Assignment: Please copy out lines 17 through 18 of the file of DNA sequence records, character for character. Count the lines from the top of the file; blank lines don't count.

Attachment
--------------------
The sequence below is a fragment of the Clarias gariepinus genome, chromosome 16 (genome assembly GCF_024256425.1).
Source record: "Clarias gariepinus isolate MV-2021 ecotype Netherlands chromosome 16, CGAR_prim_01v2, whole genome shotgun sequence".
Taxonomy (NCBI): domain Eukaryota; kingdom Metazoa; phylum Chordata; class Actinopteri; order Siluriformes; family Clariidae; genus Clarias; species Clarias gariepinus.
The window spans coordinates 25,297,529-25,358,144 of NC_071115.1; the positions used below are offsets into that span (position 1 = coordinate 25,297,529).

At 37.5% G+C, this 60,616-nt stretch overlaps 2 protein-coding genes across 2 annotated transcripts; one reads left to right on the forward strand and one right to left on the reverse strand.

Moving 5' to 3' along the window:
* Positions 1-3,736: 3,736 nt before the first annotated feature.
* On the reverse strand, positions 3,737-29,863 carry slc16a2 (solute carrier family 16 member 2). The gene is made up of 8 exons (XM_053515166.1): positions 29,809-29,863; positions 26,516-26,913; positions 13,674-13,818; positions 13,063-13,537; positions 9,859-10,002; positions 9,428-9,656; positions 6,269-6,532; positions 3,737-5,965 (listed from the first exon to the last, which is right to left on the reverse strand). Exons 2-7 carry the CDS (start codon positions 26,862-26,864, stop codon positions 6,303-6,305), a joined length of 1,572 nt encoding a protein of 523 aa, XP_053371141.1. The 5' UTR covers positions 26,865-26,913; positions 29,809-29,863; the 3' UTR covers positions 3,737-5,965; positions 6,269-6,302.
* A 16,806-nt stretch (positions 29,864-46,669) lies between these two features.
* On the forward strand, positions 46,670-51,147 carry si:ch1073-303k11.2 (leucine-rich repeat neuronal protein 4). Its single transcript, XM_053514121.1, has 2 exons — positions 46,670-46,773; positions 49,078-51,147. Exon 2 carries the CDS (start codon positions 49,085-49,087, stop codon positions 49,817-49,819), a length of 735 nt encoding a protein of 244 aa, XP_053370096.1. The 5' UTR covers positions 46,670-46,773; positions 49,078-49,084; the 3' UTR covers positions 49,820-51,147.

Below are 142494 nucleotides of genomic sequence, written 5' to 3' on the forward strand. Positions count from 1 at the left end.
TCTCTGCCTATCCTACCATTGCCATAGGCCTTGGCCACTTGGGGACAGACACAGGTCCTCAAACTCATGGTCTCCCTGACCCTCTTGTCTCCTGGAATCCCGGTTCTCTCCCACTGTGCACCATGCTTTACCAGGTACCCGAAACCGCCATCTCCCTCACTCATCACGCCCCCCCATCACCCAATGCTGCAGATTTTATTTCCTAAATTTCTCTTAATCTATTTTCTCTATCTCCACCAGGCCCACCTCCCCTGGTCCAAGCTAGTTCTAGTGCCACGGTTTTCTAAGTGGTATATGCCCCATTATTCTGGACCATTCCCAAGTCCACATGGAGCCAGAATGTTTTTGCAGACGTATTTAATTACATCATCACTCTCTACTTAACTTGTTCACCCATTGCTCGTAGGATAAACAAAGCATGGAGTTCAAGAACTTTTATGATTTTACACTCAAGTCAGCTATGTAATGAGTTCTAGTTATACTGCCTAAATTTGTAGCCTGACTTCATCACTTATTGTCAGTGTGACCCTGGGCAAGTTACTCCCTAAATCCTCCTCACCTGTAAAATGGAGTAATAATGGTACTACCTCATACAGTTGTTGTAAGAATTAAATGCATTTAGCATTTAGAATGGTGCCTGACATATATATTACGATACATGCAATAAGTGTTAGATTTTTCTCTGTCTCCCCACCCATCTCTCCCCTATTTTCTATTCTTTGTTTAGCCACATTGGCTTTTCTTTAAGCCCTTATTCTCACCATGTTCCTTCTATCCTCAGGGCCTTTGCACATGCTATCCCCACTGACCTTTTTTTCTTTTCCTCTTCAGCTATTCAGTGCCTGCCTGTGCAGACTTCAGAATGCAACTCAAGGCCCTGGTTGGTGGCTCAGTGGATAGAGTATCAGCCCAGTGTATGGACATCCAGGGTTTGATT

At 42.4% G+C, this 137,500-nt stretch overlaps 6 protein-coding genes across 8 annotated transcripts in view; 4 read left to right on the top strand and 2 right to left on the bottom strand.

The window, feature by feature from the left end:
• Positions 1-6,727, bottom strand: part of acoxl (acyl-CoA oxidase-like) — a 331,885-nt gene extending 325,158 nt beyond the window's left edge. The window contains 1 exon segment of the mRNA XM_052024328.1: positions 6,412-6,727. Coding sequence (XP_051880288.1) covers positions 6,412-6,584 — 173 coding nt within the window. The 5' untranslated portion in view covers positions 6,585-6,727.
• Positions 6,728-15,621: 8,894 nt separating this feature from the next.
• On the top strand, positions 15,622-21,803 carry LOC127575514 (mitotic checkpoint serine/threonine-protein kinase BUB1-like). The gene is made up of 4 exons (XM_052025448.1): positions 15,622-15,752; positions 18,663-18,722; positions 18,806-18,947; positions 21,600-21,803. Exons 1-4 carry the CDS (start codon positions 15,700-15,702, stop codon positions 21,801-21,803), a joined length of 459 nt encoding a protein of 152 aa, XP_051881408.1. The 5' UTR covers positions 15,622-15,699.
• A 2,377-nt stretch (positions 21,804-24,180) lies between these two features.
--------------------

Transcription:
• On the top strand, positions 15,622-21,803 carry LOC127575514 (mitotic checkpoint serine/threonine-protein kinase BUB1-like). The gene is made up of 4 exons (XM_052025448.1): positions 15,622-15,752; positions 18,663-18,722; positions 18,806-18,947; positions 21,600-21,803. Exons 1-4 carry the CDS (start codon positions 15,700-15,702, stop codon positions 21,801-21,803), a joined length of 459 nt encoding a protein of 152 aa, XP_051881408.1. The 5' UTR covers positions 15,622-15,699.
• A 2,377-nt stretch (positions 21,804-24,180) lies between these two features.